The digital world

Until recently, for those people with an interest in Priscilla’s books who live in countries outside of the Great Britain, access has been limited by the availability of individual editions held in library collections. For my own research (and after some effort) I was fortunate to locate and physically examine all but one of Priscilla’s books held in libraries in Wellington, New Zealand. Helpfully the digitisation of many of Priscilla’s books now makes research of this kind infinitely easier for people who live in far flung parts of the world. But it is important to remember that while a digital copy can provide access to the words on a page it cannot replicate the physical experience of handling a book published over 200 years ago or the sensation of fear mixed with anticipation as you carefully open a folded map to reveal the contents.

Published in: on July 31, 2011 at 9:23 am  Leave a Comment  


Of Priscilla’s three children, her eldest son Edward (1774 – 1854), would be the child who would become well known in his own right. He grew up in London and would have been a witness to his father’s financial incompetence that effectively drove his parents back to Tottenham. Unfortunately, it was a trait that he would also inherit.  He married Susannah Crush at the age of 17 and two years later the first of their 10 children a daughter Catherine was born. Edward had a number of farming and business ventures but in wheeling and dealing he often came out on the losing side of the ledger. In his early adulthood, as the number of children increased, Priscilla’s caring concern was probably interpreted as interfering. But when things were going badly it would always be Priscilla who would take in the grandchildren and support poor Susan.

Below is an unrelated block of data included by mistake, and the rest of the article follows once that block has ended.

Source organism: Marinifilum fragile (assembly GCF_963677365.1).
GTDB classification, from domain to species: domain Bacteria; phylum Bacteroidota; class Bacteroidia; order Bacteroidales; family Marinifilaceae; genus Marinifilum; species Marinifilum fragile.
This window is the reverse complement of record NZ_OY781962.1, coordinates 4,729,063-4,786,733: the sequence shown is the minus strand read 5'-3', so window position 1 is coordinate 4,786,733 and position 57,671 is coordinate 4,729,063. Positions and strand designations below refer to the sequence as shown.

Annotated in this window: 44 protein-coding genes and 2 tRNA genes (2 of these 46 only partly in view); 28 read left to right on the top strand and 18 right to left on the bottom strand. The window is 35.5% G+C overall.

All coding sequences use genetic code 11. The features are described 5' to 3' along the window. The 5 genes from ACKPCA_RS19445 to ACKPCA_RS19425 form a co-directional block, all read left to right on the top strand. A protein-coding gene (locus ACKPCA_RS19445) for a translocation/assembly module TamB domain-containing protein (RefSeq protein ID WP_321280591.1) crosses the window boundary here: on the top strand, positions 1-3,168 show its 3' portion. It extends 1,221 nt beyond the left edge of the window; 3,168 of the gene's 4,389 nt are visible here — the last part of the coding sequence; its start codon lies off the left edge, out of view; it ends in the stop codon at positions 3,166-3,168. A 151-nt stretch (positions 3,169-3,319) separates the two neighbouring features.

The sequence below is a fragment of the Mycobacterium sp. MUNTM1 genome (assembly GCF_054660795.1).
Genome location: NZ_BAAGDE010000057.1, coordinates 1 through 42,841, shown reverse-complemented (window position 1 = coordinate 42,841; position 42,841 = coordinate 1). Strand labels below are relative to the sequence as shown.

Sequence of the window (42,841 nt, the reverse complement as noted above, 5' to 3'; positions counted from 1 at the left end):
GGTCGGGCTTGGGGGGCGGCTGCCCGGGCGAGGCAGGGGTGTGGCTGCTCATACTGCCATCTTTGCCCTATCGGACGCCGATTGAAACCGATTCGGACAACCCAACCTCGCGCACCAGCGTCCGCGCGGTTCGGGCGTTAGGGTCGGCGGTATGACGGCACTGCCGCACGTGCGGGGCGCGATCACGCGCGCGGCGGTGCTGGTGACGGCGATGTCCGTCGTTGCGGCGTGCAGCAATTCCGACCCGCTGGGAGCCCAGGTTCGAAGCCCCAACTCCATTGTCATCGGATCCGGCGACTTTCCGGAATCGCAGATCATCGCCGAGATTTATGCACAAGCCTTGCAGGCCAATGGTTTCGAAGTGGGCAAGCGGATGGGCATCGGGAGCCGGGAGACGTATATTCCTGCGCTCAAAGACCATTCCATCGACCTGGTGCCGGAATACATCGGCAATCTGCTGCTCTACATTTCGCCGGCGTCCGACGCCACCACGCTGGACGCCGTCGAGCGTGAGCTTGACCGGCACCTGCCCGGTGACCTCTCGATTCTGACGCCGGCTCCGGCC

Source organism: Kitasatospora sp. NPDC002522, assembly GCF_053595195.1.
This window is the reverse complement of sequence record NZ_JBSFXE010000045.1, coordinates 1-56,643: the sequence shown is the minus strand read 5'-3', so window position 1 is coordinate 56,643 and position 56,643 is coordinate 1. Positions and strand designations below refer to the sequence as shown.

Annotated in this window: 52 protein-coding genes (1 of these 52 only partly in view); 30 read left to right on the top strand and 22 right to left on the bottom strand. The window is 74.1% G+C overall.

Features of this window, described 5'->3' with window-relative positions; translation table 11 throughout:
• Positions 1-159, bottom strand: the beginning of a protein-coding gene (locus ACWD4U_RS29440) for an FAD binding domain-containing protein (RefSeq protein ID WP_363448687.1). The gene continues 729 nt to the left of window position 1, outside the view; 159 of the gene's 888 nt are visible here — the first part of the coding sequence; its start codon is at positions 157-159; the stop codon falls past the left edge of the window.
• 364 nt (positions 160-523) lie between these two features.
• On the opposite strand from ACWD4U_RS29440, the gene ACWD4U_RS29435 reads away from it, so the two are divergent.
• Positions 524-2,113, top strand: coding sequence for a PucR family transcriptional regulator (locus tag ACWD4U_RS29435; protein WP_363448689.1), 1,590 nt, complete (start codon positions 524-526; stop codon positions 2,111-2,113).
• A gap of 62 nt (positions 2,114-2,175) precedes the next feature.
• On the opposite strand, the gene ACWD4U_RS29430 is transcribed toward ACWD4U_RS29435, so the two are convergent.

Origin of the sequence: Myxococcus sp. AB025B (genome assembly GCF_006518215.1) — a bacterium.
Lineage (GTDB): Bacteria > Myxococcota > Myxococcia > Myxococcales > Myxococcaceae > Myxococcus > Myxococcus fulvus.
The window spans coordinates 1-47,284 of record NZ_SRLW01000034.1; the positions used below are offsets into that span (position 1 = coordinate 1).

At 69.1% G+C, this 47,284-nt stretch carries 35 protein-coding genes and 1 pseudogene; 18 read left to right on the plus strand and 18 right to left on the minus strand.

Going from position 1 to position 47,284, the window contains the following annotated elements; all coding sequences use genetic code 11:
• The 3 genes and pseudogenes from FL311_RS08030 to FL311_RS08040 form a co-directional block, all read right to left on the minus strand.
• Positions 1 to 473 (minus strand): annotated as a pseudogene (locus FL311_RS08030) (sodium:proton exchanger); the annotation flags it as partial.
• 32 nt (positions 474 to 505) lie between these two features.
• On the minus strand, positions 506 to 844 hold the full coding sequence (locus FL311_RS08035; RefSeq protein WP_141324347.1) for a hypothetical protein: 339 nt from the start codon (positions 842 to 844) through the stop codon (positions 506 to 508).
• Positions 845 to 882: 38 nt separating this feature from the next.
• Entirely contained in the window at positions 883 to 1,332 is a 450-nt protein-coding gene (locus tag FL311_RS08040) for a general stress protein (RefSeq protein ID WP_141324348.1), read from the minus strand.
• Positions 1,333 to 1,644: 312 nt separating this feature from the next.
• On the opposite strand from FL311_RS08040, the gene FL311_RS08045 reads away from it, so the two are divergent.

Like his mother Edward was interested in writing, His most significant work was Ireland, Statistical and Political, published in 1812 it was a two volume publication the result of four years research. The inclusion of a folded map of Ireland inside the cover is not entirely unexpected. But his politics was more radical than his mothers. He rejected Quakerism,  became involved with a number of reforming initiatives and associated with people such as James Mill and Francis Place. Some stability in his life came when he went into business as a land agent in 1814. The broken-down Susan died in 1816 but it is clear Edward had lost interest in the relationship years before. He remarried in 1822 to Frances Davis the daughter of the headmaster of Macclesfield Grammar School.

As a young man Edward was impulsive and directionless. It is not unsurprising that  his son exhibited similar traits. As a child Edward Gibbon Wakefield (EGW) would test the patient Priscilla to her limits and as he grew older he considered elopements with wealthy young women to be a career option. In historical terms, the son would gain a far greater renowen than the father but the key to understanding EGW lies in his early life experiences and his relationships with his father, mother and grandmother.

Published in: on July 18, 2011 at 5:07 am  Leave a Comment